Meanwhile, some issues that polarize our politicians tend to have a less polarizing effect when framed by business. For example, IKEA’s and McDonald’s positions on the minimum wage are less divisive, as the distance separating Democrats and Republicans is much smaller. This is in part because the minimum wage is a less polarizing issue among the public. But it is also because Americans feel it is much more appropriate for businesses to take positions on economic issues than social issues — especially when the issues affect their business. (See Figure 3 below.)


This year’s study found that the public is more aware of corporate stances on a wide range of issues than in previous years. While last year the average percentage of adults who had previously heard about the corporate stances we tested was less than 15 percent, this year that figure nearly doubled, to 29 percent.

But that 29 percent figure is still quite low. So how do companies get attention? The two companies with — far and away — the highest awareness of their positions were CVS with its ban on the sale of tobacco products (61% report having knowledge of this position)and the NFL with its domestic violence prevention campaign (59% report knowledge). Both companies drove this awareness with substantial paid media advertising campaigns, which also generated significant earned media.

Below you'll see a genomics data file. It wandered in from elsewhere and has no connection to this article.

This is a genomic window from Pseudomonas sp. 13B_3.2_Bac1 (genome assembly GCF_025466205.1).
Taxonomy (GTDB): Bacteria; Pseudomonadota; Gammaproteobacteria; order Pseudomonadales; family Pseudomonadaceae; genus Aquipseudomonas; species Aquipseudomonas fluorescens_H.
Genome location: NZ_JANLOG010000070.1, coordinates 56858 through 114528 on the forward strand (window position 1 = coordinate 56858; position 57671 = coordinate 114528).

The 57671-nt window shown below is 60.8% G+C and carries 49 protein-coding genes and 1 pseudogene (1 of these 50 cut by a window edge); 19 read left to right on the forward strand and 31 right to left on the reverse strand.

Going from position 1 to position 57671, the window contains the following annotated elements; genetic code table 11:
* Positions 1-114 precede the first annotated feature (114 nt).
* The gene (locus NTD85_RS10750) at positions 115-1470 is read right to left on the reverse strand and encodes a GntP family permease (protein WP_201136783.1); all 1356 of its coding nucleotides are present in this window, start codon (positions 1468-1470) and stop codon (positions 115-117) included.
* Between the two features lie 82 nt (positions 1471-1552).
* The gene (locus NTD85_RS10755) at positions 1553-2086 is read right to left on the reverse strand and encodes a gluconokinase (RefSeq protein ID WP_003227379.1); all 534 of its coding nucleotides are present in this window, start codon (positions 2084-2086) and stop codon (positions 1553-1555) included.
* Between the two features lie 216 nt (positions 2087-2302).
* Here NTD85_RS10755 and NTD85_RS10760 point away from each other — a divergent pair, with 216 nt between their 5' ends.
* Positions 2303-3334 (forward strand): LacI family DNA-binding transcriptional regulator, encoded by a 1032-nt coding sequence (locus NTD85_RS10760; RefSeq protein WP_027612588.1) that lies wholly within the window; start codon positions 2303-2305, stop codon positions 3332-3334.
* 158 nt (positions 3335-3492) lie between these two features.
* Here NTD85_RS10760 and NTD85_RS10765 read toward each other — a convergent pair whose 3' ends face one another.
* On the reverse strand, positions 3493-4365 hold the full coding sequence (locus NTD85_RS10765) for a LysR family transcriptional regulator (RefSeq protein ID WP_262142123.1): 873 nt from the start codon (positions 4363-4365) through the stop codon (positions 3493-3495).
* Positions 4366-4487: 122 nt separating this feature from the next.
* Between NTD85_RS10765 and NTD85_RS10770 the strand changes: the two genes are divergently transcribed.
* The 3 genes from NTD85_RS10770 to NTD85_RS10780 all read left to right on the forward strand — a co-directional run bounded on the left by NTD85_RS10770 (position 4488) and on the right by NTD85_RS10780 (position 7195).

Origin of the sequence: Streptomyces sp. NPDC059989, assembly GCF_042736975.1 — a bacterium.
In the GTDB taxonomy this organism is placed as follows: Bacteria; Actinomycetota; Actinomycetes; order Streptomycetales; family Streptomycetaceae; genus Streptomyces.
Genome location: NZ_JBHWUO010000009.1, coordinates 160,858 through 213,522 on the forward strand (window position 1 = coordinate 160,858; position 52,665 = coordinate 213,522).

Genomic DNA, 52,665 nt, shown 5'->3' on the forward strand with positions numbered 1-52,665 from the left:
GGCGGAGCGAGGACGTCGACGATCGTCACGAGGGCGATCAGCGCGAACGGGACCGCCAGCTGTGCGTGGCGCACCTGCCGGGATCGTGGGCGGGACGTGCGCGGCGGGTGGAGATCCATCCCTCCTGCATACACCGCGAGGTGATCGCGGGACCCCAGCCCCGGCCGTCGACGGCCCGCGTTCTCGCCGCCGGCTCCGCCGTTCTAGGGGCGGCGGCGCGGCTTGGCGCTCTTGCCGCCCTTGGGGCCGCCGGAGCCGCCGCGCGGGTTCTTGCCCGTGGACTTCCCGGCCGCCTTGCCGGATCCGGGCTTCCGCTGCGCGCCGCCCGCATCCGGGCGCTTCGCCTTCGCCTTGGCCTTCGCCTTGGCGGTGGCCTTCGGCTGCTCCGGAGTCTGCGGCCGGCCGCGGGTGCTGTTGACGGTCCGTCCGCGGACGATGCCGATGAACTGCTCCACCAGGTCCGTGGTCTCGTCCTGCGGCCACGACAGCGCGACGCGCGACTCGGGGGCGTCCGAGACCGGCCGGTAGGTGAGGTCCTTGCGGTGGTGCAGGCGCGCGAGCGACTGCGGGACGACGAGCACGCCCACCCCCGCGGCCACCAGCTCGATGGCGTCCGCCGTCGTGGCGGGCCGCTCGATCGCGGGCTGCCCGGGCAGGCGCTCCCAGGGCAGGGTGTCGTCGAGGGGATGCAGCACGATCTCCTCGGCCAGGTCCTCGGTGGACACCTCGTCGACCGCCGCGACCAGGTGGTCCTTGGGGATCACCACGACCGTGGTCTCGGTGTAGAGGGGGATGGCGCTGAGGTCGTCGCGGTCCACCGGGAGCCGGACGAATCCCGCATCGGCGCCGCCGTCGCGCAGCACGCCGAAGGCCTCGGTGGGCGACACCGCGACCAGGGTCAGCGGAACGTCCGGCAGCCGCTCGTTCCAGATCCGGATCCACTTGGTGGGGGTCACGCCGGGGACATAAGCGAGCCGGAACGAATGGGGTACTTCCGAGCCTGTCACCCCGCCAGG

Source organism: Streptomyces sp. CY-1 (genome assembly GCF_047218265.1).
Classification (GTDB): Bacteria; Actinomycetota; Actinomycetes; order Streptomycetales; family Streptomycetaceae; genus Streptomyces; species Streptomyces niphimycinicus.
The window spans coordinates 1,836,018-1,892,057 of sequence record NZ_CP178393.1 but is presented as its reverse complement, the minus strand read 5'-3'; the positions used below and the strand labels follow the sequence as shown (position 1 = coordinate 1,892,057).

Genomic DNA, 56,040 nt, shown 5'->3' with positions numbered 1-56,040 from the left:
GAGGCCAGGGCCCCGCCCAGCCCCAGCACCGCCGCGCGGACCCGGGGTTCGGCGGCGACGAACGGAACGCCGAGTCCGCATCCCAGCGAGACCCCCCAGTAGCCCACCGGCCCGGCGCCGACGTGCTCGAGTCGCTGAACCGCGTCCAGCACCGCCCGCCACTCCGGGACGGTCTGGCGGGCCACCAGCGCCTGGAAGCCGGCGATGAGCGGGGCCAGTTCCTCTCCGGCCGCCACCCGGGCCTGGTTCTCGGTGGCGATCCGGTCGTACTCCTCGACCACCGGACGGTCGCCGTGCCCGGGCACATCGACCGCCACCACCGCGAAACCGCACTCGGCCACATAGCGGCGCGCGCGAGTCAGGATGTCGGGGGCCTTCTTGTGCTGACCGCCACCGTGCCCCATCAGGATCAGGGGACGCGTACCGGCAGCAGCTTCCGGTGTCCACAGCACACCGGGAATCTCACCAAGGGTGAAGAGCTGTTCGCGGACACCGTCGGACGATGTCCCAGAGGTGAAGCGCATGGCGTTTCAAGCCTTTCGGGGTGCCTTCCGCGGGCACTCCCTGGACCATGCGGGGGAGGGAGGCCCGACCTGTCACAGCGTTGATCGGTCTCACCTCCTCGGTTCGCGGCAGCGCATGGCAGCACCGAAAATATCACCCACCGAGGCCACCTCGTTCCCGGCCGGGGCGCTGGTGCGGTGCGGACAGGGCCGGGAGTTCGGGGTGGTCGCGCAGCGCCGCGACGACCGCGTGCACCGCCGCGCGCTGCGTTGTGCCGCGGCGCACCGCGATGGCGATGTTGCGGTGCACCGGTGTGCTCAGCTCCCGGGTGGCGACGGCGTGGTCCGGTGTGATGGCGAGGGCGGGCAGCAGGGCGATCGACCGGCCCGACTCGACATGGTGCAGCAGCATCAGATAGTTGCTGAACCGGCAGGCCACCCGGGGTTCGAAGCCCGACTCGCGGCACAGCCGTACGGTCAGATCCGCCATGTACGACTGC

Short of paid advertising, how can a company get noticed for its stances? Simply put, the higher the polarization score, the more likely it is to spark awareness. For example, NASCAR’s Confederate Flag policy has a much higher level of awareness than Pfizer’s climate change initiative. Perhaps the most well-known example of corporate polarization from recent years — Chick-fil-A’s position on same-sex marriage — has an awareness level higher than CVS and the NFL without the million-dollar ad campaign.

Certainly corporations take positions on political and social issues for a number of reasons — not always with corporate reputation in mind.

But if well managed from a communications perspective, taking these stands — no matter the reason — can provide an opportunity for companies and organizations to build their reputation with their audiences.

For information on each of the stances see our extended Appendix here.